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The ion $\ce{CO3^{2-}}$ introduced in the first reaction must be produced by dissolving a soluble carbonate like $\ce{Na2CO3}$. On the other hand $\ce{BaCl2}$ or $\ce{CaCl2}$ have to be dissolved in water to react. If they are introduced as solid these substances will not react, unless they slowly get dissolved. Nobody really knows why these chlorides are ...


1

On writing the equations for the initial precipitation and the dissolution reactions, it can be seen that their equilibrium constants are not the same. Taking $K_1,K_2$, and $K_3$ to be the constants for each of these and the double dissociation of $\ce{H2CO3}$ respectively, you get $$K_2=\frac{1}{K_1K_3} \neq K_1$$ This is why you can't reason out that the ...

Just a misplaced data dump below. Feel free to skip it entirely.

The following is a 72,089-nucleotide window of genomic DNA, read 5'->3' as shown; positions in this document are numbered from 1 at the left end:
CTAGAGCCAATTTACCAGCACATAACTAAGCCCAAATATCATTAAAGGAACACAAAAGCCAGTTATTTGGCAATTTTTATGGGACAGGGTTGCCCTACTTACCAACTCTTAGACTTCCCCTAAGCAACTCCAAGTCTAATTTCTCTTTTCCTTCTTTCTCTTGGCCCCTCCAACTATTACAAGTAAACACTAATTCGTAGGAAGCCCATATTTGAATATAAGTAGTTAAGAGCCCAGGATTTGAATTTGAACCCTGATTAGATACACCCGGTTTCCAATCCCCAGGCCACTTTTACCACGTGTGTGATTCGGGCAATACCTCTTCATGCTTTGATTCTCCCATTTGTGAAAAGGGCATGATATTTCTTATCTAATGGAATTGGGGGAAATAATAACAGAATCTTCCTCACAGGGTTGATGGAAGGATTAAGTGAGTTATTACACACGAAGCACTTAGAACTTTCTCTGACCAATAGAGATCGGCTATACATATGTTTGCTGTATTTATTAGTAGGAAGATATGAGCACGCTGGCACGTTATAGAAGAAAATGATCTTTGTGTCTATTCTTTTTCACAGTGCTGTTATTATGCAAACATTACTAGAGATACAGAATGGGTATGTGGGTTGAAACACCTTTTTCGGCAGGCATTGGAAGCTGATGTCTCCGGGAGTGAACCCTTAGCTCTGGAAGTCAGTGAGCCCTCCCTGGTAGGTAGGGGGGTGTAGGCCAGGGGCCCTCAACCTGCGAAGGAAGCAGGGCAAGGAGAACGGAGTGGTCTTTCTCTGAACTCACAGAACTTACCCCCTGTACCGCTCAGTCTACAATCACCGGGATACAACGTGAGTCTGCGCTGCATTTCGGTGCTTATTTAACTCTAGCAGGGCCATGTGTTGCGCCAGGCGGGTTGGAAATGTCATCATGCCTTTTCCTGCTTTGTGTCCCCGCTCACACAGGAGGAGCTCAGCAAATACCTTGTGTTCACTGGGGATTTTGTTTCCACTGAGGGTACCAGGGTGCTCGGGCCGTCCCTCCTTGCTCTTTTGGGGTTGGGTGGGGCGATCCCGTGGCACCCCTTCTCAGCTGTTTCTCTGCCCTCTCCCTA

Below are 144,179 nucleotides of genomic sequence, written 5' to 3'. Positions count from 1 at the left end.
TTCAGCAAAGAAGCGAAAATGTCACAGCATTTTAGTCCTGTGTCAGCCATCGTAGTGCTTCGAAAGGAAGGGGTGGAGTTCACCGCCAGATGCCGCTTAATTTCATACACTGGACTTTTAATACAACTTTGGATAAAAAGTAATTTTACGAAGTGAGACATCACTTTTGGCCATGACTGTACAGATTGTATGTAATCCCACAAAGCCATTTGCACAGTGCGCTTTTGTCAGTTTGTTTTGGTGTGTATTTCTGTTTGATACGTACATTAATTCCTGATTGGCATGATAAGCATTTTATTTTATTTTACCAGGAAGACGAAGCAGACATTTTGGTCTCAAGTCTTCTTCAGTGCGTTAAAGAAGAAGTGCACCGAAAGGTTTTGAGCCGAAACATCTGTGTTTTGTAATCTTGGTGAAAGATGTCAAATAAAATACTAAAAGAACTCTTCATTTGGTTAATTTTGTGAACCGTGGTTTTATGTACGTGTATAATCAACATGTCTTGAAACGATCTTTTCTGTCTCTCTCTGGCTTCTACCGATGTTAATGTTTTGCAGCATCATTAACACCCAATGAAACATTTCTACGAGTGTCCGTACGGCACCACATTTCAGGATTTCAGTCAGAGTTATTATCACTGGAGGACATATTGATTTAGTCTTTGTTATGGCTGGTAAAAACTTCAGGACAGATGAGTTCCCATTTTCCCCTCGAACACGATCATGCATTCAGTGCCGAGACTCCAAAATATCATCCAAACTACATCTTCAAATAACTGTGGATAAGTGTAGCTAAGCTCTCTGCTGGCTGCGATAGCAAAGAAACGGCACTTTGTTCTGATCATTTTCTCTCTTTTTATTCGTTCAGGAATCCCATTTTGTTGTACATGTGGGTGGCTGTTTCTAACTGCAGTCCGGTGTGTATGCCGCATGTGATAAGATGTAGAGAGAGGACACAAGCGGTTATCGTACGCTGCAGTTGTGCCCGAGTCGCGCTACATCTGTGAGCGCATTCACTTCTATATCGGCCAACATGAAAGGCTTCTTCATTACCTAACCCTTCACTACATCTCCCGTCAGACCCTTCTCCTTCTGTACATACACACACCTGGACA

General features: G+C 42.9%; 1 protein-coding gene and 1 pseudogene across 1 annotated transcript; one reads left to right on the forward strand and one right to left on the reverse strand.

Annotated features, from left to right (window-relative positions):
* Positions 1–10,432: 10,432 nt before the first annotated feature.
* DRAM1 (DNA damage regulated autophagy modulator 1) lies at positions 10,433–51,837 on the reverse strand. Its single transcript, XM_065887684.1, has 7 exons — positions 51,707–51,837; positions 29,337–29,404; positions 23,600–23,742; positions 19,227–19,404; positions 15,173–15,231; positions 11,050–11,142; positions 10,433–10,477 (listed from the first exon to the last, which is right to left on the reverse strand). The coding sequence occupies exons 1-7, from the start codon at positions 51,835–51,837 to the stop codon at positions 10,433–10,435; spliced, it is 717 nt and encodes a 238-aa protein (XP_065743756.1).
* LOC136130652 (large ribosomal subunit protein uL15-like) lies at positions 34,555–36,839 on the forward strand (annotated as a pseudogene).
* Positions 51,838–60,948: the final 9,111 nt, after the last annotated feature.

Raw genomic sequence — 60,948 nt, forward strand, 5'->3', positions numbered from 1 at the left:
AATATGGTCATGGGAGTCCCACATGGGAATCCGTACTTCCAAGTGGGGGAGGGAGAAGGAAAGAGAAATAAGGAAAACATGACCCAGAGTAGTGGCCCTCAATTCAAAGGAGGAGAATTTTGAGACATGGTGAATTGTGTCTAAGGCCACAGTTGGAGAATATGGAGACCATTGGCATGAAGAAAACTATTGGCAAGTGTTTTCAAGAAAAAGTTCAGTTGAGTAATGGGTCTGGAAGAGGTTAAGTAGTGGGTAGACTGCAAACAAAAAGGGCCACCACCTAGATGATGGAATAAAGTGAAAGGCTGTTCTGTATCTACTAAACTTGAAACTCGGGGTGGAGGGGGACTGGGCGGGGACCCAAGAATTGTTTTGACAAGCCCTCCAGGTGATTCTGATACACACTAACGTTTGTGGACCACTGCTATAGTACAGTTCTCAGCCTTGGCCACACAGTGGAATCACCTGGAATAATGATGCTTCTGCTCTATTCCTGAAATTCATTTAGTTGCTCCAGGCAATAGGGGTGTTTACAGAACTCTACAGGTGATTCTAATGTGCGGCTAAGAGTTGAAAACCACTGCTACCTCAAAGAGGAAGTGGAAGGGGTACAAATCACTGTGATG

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First iron(II) hydroxide $\ce{Fe(OH)2}$ is a precipitate made in aqueous solution, and it does not react with ammonia. Second, the iron(II) hydroxide $\ce{Fe(OH)2}$ is a green substance which is extremely sensitive to the oxygen of the air. In a couple of minutes, it gets brown, due to the formation of iron(III) hydroxide $\ce{Fe(OH)3}$ according to $$\ce{4 ...


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